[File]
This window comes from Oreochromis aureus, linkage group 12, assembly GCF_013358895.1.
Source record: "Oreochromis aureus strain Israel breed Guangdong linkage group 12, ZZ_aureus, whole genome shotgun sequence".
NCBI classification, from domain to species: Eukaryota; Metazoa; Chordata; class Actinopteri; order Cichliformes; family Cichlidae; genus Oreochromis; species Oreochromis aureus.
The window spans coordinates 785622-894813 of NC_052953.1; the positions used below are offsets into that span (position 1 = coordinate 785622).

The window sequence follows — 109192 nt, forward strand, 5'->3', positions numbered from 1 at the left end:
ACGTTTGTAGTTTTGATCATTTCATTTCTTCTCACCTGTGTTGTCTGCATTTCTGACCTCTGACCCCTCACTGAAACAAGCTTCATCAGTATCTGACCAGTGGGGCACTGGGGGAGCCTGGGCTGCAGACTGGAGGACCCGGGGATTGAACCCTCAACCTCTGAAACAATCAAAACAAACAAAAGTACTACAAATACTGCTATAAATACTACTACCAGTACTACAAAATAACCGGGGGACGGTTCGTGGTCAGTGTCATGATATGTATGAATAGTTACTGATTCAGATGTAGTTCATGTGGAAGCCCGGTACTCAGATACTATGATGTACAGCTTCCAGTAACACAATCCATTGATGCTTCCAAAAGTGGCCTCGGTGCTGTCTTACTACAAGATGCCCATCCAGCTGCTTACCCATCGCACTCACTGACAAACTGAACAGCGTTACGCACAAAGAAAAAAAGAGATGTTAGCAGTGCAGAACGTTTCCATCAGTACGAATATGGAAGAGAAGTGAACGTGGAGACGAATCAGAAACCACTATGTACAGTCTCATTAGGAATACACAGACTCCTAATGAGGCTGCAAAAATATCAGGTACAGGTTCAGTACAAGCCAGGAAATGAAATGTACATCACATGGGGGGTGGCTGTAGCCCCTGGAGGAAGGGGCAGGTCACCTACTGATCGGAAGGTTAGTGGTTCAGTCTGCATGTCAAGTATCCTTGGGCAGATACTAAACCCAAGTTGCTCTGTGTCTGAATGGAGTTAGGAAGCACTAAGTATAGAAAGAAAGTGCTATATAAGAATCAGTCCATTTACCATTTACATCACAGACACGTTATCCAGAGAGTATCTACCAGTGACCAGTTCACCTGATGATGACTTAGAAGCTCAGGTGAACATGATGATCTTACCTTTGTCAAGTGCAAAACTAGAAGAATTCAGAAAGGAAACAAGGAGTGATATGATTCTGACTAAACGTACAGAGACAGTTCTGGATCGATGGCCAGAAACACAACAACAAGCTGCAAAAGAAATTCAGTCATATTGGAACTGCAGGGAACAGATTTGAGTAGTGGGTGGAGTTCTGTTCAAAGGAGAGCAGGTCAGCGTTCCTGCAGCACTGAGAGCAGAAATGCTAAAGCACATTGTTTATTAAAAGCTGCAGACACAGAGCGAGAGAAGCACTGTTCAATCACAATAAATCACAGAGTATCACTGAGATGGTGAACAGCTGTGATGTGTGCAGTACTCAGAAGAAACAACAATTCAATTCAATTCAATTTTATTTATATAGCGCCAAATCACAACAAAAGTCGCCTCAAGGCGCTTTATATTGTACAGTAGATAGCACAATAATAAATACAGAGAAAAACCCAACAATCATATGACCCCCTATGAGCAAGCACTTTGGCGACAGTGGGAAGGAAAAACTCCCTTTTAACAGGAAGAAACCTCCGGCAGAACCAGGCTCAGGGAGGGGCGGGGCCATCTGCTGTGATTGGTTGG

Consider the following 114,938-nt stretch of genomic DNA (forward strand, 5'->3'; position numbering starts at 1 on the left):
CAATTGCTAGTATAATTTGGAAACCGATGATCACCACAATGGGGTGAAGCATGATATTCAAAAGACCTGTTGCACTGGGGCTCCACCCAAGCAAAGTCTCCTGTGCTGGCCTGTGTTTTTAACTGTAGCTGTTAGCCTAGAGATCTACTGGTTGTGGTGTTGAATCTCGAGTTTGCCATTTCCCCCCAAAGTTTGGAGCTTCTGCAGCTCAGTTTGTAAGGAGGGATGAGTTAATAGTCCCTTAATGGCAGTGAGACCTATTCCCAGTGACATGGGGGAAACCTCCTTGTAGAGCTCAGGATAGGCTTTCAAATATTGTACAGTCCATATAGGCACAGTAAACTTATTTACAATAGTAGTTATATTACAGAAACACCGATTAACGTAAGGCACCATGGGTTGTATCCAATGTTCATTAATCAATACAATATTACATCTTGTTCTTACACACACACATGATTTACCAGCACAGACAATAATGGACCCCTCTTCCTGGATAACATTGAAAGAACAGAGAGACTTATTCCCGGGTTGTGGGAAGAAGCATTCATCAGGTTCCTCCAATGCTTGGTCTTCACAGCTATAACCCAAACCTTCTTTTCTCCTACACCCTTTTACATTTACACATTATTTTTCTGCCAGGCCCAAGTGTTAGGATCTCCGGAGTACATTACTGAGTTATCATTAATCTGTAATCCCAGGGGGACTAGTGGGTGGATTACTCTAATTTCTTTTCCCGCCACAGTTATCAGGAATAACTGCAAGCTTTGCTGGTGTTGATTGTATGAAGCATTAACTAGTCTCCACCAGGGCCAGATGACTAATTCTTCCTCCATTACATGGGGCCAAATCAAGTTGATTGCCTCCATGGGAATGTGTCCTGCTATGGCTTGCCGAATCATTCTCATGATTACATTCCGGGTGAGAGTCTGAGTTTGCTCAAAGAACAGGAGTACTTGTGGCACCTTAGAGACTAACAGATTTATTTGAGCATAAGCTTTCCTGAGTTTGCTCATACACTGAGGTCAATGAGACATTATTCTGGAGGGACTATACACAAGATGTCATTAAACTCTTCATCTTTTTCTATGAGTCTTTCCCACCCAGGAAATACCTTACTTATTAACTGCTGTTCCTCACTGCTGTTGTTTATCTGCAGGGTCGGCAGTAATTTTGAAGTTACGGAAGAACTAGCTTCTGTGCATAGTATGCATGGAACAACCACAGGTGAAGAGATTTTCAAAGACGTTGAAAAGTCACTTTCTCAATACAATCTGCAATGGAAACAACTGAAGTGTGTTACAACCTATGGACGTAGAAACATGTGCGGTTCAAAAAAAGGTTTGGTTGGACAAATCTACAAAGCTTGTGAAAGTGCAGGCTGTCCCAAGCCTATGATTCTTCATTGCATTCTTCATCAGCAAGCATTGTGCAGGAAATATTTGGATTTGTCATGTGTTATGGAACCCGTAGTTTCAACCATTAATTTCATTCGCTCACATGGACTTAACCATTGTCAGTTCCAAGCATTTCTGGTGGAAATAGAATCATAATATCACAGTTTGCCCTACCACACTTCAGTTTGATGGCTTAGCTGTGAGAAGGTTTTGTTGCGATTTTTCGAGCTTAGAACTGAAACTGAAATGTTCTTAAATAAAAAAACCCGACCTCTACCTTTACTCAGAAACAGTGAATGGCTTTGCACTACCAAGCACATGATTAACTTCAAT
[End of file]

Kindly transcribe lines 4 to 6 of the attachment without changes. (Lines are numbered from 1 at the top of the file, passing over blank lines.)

The window spans coordinates 785622-894813 of NC_052953.1; the positions used below are offsets into that span (position 1 = coordinate 785622).

The window sequence follows — 109192 nt, forward strand, 5'->3', positions numbered from 1 at the left end:
ACGTTTGTAGTTTTGATCATTTCATTTCTTCTCACCTGTGTTGTCTGCATTTCTGACCTCTGACCCCTCACTGAAACAAGCTTCATCAGTATCTGACCAGTGGGGCACTGGGGGAGCCTGGGCTGCAGACTGGAGGACCCGGGGATTGAACCCTCAACCTCTGAAACAATCAAAACAAACAAAAGTACTACAAATACTGCTATAAATACTACTACCAGTACTACAAAATAACCGGGGGACGGTTCGTGGTCAGTGTCATGATATGTATGAATAGTTACTGATTCAGATGTAGTTCATGTGGAAGCCCGGTACTCAGATACTATGATGTACAGCTTCCAGTAACACAATCCATTGATGCTTCCAAAAGTGGCCTCGGTGCTGTCTTACTACAAGATGCCCATCCAGCTGCTTACCCATCGCACTCACTGACAAACTGAACAGCGTTACGCACAAAGAAAAAAAGAGATGTTAGCAGTGCAGAACGTTTCCATCAGTACGAATATGGAAGAGAAGTGAACGTGGAGACGAATCAGAAACCACTATGTACAGTCTCATTAGGAATACACAGACTCCTAATGAGGCTGCAAAAATATCAGGTACAGGTTCAGTACAAGCCAGGAAATGAAATGTACATCACATGGGGGGTGGCTGTAGCCCCTGGAGGAAGGGGCAGGTCACCTACTGATCGGAAGGTTAGTGGTTCAGTCTGCATGTCAAGTATCCTTGGGCAGATACTAAACCCAAGTTGCTCTGTGTCTGAATGGAGTTAGGAAGCACTAAGTATAGAAAGAAAGTGCTATATAAGAATCAGTCCATTTACCATTTACATCACAGACACGTTATCCAGAGAGTATCTACCAGTGACCAGTTCACCTGATGATGACTTAGAAGCTCAGGTGAACATGATGATCTTACCTTTGTCAAGTGCAAAACTAGAAGAATTCAGAAAGGAAACAAGGAGTGATATGATTCTGACTAAACGTACAGAGACAGTTCTGGATCGATGGCCAGAAACACAACAACAAGCTGCAAAAGAAATTCAGTCATATTGGAACTGCAGGGAACAGATTTGAGTAGTGGGTGGAGTTCTGTTCAAAGGAGAGCAGGTCAGCGTTCCTGCAGCACTGAGAGCAGAAATGCTAAAGCACATTGTTTATTAAAAGCTGCAGACACAGAGCGAGAGAAGCACTGTTCAATCACAATAAATCACAGAGTATCACTGAGATGGTGAACAGCTGTGATGTGTGCAGTACTCAGAAGAAACAACAATTCAATTCAATTCAATTTTATTTATATAGCGCCAAATCACAACAAAAGTCGCCTCAAGGCGCTTTATATTGTACAGTAGATAGCACAATAATAAATACAGAGAAAAACCCAACAATCATATGACCCCCTATGAGCAAGCACTTTGGCGACAGTGGGAAGGAAAAACTCCCTTTTAACAGGAAGAAACCTCCGGCAGAACCAGGCTCAGGGAGGGGCGGGGCCATCTGCTGTGATTGGTTGG